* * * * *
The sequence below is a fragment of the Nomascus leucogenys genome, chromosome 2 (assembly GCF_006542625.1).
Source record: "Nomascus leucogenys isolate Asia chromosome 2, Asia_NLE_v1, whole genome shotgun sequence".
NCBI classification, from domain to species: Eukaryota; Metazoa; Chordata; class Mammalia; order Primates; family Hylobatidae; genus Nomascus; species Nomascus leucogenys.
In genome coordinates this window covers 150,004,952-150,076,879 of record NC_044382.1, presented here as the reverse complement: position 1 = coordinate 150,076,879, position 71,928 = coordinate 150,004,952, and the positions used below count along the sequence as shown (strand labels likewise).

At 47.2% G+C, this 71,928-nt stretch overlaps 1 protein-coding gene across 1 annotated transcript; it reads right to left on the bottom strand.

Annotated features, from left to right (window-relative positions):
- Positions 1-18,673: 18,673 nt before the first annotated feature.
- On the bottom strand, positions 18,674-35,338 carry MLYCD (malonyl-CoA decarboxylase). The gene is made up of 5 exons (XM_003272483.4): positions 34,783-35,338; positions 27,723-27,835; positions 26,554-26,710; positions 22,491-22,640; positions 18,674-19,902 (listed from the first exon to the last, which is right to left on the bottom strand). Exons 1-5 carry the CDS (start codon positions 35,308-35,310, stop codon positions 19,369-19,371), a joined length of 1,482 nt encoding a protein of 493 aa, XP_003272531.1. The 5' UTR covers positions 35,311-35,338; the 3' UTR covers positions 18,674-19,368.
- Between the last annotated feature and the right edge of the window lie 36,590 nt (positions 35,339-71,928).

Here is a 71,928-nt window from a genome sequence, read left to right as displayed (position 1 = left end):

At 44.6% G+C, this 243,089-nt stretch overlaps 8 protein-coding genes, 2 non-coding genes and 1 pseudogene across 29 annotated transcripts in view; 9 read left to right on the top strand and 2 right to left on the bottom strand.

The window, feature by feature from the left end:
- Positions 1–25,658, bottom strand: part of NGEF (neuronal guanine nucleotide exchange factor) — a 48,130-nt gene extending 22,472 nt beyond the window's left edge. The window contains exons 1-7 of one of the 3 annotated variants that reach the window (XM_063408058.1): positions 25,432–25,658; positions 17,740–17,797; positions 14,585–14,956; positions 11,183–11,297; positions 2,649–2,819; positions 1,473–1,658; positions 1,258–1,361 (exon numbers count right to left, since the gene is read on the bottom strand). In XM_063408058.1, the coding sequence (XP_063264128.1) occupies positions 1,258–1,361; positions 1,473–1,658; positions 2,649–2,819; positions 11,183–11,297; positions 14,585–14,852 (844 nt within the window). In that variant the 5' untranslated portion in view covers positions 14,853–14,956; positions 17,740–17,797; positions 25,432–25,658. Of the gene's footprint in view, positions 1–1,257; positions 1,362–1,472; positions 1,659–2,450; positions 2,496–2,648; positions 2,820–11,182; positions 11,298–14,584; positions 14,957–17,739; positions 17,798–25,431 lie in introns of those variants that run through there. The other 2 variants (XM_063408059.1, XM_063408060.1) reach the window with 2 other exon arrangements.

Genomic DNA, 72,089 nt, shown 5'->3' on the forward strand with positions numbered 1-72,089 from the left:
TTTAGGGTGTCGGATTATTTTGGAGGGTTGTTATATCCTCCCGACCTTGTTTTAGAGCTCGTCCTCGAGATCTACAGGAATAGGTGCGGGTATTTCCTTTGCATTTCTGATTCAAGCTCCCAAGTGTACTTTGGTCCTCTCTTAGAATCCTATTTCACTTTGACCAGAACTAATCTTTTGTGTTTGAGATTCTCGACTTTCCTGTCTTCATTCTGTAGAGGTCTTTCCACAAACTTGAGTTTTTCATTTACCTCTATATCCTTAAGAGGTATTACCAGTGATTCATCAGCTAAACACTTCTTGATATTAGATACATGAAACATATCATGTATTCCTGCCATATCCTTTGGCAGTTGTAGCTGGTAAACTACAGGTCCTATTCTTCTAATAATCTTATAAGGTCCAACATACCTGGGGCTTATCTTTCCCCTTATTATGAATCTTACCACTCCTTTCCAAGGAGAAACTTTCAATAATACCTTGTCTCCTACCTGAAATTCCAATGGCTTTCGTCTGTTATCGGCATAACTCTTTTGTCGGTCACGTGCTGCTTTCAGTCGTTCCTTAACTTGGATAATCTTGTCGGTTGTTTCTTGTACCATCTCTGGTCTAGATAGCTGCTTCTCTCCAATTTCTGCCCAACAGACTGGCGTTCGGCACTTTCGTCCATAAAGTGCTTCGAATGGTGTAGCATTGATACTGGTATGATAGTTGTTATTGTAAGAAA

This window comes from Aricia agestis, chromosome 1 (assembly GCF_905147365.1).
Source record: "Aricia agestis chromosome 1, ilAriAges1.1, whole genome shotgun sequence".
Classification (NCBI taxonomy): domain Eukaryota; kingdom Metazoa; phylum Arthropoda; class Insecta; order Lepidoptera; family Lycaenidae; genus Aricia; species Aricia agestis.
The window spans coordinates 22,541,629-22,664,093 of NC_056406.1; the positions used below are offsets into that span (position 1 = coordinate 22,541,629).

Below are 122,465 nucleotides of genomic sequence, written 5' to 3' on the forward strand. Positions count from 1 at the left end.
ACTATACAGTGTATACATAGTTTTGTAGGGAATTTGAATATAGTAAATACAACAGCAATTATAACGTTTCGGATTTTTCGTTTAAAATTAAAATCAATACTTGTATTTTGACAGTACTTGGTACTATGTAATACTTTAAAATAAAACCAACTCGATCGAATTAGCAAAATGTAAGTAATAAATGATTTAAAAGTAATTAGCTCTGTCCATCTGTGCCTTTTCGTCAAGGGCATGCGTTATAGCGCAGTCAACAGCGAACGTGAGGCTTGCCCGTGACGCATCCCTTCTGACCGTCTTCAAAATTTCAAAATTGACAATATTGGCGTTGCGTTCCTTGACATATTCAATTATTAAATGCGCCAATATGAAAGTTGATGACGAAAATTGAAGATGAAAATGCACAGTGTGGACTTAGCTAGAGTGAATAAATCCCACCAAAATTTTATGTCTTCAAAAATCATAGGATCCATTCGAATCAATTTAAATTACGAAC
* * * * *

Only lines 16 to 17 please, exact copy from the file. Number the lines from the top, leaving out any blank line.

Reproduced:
This window comes from Aricia agestis, chromosome 1 (assembly GCF_905147365.1).
Source record: "Aricia agestis chromosome 1, ilAriAges1.1, whole genome shotgun sequence".